PH: It’s kind of hard to say. I’ve said since our time in the foster care system that it’s a little opaque. The foster care system desperately needs foster parents, and I think there’s a little bit of telling you what you want to hear, but also being upfront enough about certain things.
We learned in the system that most foster parents aren’t necessarily interested in adoption. We went in really not knowing anything, and we learned quickly that the goal of foster care is always reunification with the birth parents. We fully understood that. But if there were a way to say like, could we possibly be matched with a kid that had a high likelihood of being put up for adoption, that would be our preference.
As I write it in the book, we turned in our paperwork for our license on a Thursday morning, and Thursday afternoon we got a call from our agency saying they had a baby who had come into the system that day and had a sibling that had been removed from the home and had been ultimately adopted by the family that had fostered them. So that was one of the things that sort of seemed like, this could be a checkmark towards like, maybe this baby would also wind up in an adoptive situation. We talked about it in a matter of seconds and decided yes, this felt right. This is it.
LGBTQ Nation: What kind of thoughts were going through your head when it was happening that fast? Did you even own any baby products?
PH: It’s funny because you know, like being foster parents and not knowing when you’re gonna get a kid, you really do miss out on that anticipation, that moment of getting to go to the store and buying all the clothes. You don’t know if you’re getting a boy or a girl, you just don’t know anything. You do have to have a crib in order to be licensed. So we did have that. But we didn’t have anything.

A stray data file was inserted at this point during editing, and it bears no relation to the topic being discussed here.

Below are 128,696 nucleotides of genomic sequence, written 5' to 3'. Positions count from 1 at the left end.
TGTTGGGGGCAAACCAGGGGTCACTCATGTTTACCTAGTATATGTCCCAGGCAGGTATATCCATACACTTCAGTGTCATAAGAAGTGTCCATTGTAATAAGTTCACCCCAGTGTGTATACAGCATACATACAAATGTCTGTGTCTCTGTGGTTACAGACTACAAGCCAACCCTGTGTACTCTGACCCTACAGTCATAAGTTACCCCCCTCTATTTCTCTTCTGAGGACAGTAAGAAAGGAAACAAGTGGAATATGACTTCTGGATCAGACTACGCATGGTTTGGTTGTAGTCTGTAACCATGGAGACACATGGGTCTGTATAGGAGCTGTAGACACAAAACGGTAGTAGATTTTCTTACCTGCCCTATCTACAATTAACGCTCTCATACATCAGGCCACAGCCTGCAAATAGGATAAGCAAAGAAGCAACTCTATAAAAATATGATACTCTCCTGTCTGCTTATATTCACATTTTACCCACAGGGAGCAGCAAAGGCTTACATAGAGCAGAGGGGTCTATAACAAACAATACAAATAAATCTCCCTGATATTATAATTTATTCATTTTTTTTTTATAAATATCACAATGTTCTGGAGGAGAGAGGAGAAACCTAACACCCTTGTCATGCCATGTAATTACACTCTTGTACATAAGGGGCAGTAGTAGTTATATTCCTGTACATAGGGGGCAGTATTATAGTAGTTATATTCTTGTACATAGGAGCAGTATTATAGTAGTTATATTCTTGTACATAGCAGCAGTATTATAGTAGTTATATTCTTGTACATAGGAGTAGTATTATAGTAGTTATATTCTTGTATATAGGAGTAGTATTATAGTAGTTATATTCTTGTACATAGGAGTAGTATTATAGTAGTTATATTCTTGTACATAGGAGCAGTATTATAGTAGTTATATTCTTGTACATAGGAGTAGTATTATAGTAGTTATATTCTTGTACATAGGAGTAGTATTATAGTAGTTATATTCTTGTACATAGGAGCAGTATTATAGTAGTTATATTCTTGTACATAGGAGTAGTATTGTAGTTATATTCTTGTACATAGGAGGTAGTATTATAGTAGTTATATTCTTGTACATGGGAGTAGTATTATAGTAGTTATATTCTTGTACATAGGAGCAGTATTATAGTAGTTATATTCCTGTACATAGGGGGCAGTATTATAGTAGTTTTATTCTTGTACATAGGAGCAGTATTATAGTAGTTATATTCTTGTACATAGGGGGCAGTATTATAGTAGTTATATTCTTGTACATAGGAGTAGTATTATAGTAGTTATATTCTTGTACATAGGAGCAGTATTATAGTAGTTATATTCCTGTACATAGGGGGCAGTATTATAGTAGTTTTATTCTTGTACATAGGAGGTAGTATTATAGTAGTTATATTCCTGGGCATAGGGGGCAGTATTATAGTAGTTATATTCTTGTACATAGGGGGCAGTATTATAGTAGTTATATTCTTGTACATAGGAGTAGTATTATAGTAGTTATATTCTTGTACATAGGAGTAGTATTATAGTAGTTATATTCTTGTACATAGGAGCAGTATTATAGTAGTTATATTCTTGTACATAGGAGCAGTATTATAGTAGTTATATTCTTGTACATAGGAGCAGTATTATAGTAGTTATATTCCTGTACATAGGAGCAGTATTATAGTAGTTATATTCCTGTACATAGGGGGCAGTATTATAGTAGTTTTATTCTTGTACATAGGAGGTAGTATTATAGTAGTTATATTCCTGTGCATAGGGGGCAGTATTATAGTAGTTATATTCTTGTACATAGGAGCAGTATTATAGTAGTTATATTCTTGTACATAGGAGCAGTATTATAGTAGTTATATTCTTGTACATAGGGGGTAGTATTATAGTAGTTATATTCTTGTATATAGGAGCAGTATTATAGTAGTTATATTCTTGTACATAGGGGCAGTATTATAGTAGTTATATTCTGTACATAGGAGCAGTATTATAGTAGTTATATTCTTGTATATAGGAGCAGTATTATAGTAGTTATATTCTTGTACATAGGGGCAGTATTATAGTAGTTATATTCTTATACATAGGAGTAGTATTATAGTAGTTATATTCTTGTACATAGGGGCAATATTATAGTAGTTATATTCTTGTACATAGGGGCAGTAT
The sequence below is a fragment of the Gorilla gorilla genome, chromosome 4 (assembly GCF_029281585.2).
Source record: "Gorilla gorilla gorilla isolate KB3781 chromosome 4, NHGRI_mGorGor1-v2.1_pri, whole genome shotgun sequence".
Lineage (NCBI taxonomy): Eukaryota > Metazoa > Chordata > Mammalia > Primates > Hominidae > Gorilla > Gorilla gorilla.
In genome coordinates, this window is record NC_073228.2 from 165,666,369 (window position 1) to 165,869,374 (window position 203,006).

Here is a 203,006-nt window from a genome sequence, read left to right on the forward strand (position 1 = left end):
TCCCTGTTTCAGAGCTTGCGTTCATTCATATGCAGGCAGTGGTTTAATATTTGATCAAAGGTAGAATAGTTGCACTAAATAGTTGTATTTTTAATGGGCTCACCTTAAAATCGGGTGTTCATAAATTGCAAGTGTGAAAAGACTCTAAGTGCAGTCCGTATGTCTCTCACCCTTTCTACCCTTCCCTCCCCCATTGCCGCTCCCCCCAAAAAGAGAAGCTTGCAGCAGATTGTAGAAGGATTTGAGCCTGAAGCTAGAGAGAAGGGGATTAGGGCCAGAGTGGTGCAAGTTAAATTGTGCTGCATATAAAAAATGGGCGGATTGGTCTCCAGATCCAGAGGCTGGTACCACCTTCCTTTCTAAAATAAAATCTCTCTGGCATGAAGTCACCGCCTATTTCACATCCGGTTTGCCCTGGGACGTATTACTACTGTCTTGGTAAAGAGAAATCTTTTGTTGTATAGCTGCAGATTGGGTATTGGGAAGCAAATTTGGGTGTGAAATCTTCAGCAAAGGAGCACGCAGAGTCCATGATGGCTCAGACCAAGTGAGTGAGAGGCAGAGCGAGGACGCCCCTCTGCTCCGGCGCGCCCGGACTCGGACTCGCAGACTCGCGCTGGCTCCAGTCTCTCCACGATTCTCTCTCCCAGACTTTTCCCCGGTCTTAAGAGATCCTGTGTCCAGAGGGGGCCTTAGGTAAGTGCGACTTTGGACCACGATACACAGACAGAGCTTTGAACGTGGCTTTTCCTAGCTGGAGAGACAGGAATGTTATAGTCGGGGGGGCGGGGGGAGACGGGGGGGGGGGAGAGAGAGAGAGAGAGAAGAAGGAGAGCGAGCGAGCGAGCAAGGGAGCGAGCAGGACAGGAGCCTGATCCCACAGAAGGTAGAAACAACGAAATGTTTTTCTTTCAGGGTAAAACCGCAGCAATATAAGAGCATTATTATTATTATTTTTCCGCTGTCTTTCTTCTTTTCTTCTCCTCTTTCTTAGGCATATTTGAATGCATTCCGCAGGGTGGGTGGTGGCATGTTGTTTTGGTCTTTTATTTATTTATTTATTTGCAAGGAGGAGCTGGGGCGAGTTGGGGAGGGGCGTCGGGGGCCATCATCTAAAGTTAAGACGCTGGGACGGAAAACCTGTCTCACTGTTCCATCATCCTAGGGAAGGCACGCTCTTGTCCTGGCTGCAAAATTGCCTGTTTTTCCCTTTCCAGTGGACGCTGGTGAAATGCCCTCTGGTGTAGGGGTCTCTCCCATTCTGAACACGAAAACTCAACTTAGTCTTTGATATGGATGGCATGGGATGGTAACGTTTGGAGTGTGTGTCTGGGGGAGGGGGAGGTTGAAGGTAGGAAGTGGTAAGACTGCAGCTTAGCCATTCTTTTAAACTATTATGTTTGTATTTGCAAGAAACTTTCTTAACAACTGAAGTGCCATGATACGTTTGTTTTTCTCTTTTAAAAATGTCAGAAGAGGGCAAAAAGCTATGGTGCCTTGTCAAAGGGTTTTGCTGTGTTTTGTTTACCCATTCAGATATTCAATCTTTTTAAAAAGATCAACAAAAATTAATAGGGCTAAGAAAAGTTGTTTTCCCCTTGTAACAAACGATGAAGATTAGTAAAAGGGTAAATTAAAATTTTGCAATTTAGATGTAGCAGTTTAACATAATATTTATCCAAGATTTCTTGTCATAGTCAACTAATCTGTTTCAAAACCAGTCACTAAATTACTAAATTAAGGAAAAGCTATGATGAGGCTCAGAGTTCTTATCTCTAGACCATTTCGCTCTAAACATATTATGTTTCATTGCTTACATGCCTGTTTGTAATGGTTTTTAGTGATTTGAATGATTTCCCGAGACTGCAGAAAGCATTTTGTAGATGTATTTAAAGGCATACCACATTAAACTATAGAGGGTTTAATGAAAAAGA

I mean, we were just kind of like, Oh my god. We were expecting it would be months or years. So we didn’t really have clothes, we didn’t have baby food or formula. We didn’t even have, like, a rocker, you know. We didn’t have toys.
Luckily we got the news on a Thursday, and the baby didn’t actually come to us until Monday morning. So we did have the weekend to prepare and get all the things that we could possibly get. But imagine you find out that you’re having a baby the traditional way, and you have nine months to get ready for it. We had like 48 hours.
LGBTQ Nation: How old is your daughter now?
PH: She is nine and a half. She just had her half birthday, she will tell you, in September.
LGBTQ Nation: What have been the unique benefits and/or challenges that you have found to parenting a child adopted from foster care?
PH: We definitely early on found a community of foster parents. Being a foster parent, I always say, is like you’re like a glorified babysitter. You have absolutely no rights. And yet, you know, at least in our case, we were the only parents our kid knew. Her adoption didn’t go through for two and a half years, which is the right thing because it gives the birth parents as much time and as much opportunity as possible to do the things they need to do to get their kid back.
And, again, we fully understood that was the goal of foster care, and we supported that goal. But in that two and a half years, we couldn’t get her hair cut without getting permission through the agency. We couldn’t travel out of state without getting permission through the agency. There was one night she was having what we thought was an allergic reaction, and we couldn’t even take her to the hospital without getting permission from the agency. So you know, it was challenging in those ways, but we also found a lot of community, you know, fellow foster parents. It was a really lovely thing to be a part of that community when we were in it.